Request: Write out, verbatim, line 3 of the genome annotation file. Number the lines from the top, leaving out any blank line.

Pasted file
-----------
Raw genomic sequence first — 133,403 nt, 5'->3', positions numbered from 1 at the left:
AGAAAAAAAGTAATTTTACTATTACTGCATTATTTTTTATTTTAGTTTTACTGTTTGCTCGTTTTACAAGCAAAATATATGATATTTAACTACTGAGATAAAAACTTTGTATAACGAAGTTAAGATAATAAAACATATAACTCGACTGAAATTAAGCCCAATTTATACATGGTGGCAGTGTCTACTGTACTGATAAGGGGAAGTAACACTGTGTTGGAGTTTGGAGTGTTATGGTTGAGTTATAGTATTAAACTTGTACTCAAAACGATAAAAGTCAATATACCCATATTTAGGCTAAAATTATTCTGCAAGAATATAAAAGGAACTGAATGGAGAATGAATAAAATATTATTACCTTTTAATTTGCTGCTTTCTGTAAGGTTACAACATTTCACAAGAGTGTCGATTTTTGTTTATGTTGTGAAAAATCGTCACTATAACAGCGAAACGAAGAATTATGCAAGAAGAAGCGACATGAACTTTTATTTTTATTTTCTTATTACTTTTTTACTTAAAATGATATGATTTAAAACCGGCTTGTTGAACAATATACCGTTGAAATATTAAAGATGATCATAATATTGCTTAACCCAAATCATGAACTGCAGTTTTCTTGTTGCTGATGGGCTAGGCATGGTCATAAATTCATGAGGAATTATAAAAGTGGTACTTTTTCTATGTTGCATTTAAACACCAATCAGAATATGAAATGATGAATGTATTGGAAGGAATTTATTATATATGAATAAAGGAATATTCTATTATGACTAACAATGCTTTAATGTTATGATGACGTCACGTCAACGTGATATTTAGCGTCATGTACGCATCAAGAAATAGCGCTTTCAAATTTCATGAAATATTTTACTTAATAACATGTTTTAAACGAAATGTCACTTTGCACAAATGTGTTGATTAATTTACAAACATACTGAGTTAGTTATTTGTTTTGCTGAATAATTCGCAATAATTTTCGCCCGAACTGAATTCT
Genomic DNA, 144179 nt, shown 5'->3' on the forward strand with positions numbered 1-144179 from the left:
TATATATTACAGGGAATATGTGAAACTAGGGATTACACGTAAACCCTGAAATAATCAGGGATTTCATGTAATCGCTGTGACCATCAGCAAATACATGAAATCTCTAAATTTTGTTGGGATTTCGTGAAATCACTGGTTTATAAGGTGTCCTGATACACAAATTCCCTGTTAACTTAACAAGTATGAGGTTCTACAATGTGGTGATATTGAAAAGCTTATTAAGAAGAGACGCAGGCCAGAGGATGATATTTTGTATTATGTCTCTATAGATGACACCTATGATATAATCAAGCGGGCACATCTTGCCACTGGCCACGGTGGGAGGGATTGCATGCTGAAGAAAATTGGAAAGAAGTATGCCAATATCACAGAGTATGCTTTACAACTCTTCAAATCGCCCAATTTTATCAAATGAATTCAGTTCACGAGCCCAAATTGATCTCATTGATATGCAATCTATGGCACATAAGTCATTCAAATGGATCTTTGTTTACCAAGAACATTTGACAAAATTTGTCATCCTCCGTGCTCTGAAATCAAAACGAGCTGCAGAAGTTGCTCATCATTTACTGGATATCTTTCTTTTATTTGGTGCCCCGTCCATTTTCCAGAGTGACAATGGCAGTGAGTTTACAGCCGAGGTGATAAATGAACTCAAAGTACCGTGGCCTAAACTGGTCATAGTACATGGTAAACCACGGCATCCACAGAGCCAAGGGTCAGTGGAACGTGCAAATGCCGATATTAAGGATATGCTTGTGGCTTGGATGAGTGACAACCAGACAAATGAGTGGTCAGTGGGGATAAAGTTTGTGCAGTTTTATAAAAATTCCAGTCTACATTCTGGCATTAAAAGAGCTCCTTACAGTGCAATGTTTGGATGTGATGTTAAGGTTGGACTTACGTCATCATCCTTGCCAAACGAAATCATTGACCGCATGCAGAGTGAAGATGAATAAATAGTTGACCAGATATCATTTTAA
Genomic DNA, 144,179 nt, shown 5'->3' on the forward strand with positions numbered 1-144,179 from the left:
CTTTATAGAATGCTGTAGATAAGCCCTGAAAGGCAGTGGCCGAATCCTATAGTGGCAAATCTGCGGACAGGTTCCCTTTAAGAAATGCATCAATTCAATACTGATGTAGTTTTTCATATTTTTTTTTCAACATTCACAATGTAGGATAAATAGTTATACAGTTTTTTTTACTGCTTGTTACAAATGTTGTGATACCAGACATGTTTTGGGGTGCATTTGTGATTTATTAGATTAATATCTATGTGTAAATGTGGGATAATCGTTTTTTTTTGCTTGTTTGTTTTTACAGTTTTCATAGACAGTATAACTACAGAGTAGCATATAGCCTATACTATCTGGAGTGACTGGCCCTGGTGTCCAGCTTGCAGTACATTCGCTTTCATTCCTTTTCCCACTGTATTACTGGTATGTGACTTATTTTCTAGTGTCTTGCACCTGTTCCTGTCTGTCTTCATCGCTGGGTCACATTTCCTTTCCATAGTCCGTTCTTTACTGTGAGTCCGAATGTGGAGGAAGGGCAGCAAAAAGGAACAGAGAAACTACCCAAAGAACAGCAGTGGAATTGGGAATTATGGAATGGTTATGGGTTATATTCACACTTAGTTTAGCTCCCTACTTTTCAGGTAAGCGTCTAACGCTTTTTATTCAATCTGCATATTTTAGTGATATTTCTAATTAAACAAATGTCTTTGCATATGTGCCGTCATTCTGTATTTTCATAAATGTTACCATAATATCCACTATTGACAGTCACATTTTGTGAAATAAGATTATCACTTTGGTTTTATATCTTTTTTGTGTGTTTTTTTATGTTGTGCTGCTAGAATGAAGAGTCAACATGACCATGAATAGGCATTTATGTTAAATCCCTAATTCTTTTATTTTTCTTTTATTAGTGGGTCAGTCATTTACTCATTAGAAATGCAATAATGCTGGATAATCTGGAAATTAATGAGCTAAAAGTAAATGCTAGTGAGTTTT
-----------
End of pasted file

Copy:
Genomic DNA, 144179 nt, shown 5'->3' on the forward strand with positions numbered 1-144179 from the left: